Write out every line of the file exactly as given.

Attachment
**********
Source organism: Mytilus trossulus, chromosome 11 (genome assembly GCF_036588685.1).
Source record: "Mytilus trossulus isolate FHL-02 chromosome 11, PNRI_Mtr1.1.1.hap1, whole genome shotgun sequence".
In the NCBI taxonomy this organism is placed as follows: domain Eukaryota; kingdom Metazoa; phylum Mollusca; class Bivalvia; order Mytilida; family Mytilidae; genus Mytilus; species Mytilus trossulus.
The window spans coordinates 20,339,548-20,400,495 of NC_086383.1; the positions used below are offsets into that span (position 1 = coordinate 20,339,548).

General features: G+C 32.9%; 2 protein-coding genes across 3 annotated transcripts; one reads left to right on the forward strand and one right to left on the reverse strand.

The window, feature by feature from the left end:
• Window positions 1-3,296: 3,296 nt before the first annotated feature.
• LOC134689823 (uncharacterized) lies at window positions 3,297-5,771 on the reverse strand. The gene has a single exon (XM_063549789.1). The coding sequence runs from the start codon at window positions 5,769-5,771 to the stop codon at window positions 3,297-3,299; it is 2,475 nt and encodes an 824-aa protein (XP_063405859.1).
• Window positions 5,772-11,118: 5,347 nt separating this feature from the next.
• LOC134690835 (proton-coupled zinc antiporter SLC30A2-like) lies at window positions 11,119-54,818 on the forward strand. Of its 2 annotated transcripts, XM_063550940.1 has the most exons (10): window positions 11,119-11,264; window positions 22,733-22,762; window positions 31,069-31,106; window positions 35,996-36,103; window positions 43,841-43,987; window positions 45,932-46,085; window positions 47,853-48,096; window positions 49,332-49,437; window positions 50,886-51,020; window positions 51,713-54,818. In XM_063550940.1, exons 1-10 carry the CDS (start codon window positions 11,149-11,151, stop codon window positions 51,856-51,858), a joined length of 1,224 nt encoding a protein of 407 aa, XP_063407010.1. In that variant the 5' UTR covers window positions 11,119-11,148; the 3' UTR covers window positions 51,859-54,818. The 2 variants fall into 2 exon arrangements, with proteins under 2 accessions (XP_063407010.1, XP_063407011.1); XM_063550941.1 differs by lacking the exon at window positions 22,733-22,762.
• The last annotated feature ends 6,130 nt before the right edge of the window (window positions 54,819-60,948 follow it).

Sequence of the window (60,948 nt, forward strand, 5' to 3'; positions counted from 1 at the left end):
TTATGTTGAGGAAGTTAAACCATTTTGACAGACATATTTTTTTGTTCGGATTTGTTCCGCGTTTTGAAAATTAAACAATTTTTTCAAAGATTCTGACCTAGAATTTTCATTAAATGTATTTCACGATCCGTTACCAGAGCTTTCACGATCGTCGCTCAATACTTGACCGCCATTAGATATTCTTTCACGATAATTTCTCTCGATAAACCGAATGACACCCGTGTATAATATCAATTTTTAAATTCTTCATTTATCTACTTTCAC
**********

Source organism: Mytilus trossulus, chromosome 11 (genome assembly GCF_036588685.1).
Source record: "Mytilus trossulus isolate FHL-02 chromosome 11, PNRI_Mtr1.1.1.hap1, whole genome shotgun sequence".
In the NCBI taxonomy this organism is placed as follows: domain Eukaryota; kingdom Metazoa; phylum Mollusca; class Bivalvia; order Mytilida; family Mytilidae; genus Mytilus; species Mytilus trossulus.
The window spans coordinates 20,339,548-20,400,495 of NC_086383.1; the positions used below are offsets into that span (position 1 = coordinate 20,339,548).

General features: G+C 32.9%; 2 protein-coding genes across 3 annotated transcripts; one reads left to right on the forward strand and one right to left on the reverse strand.

The window, feature by feature from the left end:
• Window positions 1-3,296: 3,296 nt before the first annotated feature.
• LOC134689823 (uncharacterized) lies at window positions 3,297-5,771 on the reverse strand. The gene has a single exon (XM_063549789.1). The coding sequence runs from the start codon at window positions 5,769-5,771 to the stop codon at window positions 3,297-3,299; it is 2,475 nt and encodes an 824-aa protein (XP_063405859.1).
• Window positions 5,772-11,118: 5,347 nt separating this feature from the next.
• LOC134690835 (proton-coupled zinc antiporter SLC30A2-like) lies at window positions 11,119-54,818 on the forward strand. Of its 2 annotated transcripts, XM_063550940.1 has the most exons (10): window positions 11,119-11,264; window positions 22,733-22,762; window positions 31,069-31,106; window positions 35,996-36,103; window positions 43,841-43,987; window positions 45,932-46,085; window positions 47,853-48,096; window positions 49,332-49,437; window positions 50,886-51,020; window positions 51,713-54,818. In XM_063550940.1, exons 1-10 carry the CDS (start codon window positions 11,149-11,151, stop codon window positions 51,856-51,858), a joined length of 1,224 nt encoding a protein of 407 aa, XP_063407010.1. In that variant the 5' UTR covers window positions 11,119-11,148; the 3' UTR covers window positions 51,859-54,818. The 2 variants fall into 2 exon arrangements, with proteins under 2 accessions (XP_063407010.1, XP_063407011.1); XM_063550941.1 differs by lacking the exon at window positions 22,733-22,762.
• The last annotated feature ends 6,130 nt before the right edge of the window (window positions 54,819-60,948 follow it).

Sequence of the window (60,948 nt, forward strand, 5' to 3'; positions counted from 1 at the left end):
TTATGTTGAGGAAGTTAAACCATTTTGACAGACATATTTTTTTGTTCGGATTTGTTCCGCGTTTTGAAAATTAAACAATTTTTTCAAAGATTCTGACCTAGAATTTTCATTAAATGTATTTCACGATCCGTTACCAGAGCTTTCACGATCGTCGCTCAATACTTGACCGCCATTAGATATTCTTTCACGATAATTTCTCTCGATAAACCGAATGACACCCGTGTATAATATCAATTTTTAAATTCTTCATTTATCTACTTTCAC